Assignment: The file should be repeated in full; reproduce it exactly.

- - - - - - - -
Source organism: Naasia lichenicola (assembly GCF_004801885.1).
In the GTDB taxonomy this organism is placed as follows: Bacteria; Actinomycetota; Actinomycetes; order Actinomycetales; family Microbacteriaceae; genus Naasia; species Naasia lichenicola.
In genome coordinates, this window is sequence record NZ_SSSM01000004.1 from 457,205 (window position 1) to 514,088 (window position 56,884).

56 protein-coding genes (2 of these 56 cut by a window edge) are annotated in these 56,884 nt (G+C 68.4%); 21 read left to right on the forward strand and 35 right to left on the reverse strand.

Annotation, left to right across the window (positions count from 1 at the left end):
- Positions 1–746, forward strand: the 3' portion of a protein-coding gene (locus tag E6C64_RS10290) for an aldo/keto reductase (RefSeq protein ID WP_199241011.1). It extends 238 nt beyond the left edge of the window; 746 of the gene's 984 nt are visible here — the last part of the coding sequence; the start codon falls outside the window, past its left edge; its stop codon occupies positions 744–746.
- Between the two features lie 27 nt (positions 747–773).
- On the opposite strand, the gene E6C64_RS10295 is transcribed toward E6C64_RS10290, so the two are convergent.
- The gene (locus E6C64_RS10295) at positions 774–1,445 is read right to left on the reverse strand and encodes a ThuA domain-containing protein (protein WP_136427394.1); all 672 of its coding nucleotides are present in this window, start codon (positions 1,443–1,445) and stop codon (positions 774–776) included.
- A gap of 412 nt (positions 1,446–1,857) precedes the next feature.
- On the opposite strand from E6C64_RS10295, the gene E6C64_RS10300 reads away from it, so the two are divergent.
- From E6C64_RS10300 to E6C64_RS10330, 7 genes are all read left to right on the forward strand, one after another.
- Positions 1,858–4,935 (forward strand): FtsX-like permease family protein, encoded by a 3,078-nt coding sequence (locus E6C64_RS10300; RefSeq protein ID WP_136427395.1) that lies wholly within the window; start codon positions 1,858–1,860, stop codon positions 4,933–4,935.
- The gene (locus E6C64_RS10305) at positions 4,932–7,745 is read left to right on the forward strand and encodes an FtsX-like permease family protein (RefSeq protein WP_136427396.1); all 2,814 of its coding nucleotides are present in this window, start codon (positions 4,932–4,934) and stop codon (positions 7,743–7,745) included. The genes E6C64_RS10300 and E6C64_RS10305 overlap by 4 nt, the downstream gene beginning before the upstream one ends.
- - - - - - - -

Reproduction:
Source organism: Naasia lichenicola (assembly GCF_004801885.1).
In the GTDB taxonomy this organism is placed as follows: Bacteria; Actinomycetota; Actinomycetes; order Actinomycetales; family Microbacteriaceae; genus Naasia; species Naasia lichenicola.
In genome coordinates, this window is sequence record NZ_SSSM01000004.1 from 457,205 (window position 1) to 514,088 (window position 56,884).

56 protein-coding genes (2 of these 56 cut by a window edge) are annotated in these 56,884 nt (G+C 68.4%); 21 read left to right on the forward strand and 35 right to left on the reverse strand.

Annotation, left to right across the window (positions count from 1 at the left end):
- Positions 1–746, forward strand: the 3' portion of a protein-coding gene (locus tag E6C64_RS10290) for an aldo/keto reductase (RefSeq protein ID WP_199241011.1). It extends 238 nt beyond the left edge of the window; 746 of the gene's 984 nt are visible here — the last part of the coding sequence; the start codon falls outside the window, past its left edge; its stop codon occupies positions 744–746.
- Between the two features lie 27 nt (positions 747–773).
- On the opposite strand, the gene E6C64_RS10295 is transcribed toward E6C64_RS10290, so the two are convergent.
- The gene (locus E6C64_RS10295) at positions 774–1,445 is read right to left on the reverse strand and encodes a ThuA domain-containing protein (protein WP_136427394.1); all 672 of its coding nucleotides are present in this window, start codon (positions 1,443–1,445) and stop codon (positions 774–776) included.
- A gap of 412 nt (positions 1,446–1,857) precedes the next feature.
- On the opposite strand from E6C64_RS10295, the gene E6C64_RS10300 reads away from it, so the two are divergent.
- From E6C64_RS10300 to E6C64_RS10330, 7 genes are all read left to right on the forward strand, one after another.
- Positions 1,858–4,935 (forward strand): FtsX-like permease family protein, encoded by a 3,078-nt coding sequence (locus E6C64_RS10300; RefSeq protein ID WP_136427395.1) that lies wholly within the window; start codon positions 1,858–1,860, stop codon positions 4,933–4,935.
- The gene (locus E6C64_RS10305) at positions 4,932–7,745 is read left to right on the forward strand and encodes an FtsX-like permease family protein (RefSeq protein WP_136427396.1); all 2,814 of its coding nucleotides are present in this window, start codon (positions 4,932–4,934) and stop codon (positions 7,743–7,745) included. The genes E6C64_RS10300 and E6C64_RS10305 overlap by 4 nt, the downstream gene beginning before the upstream one ends.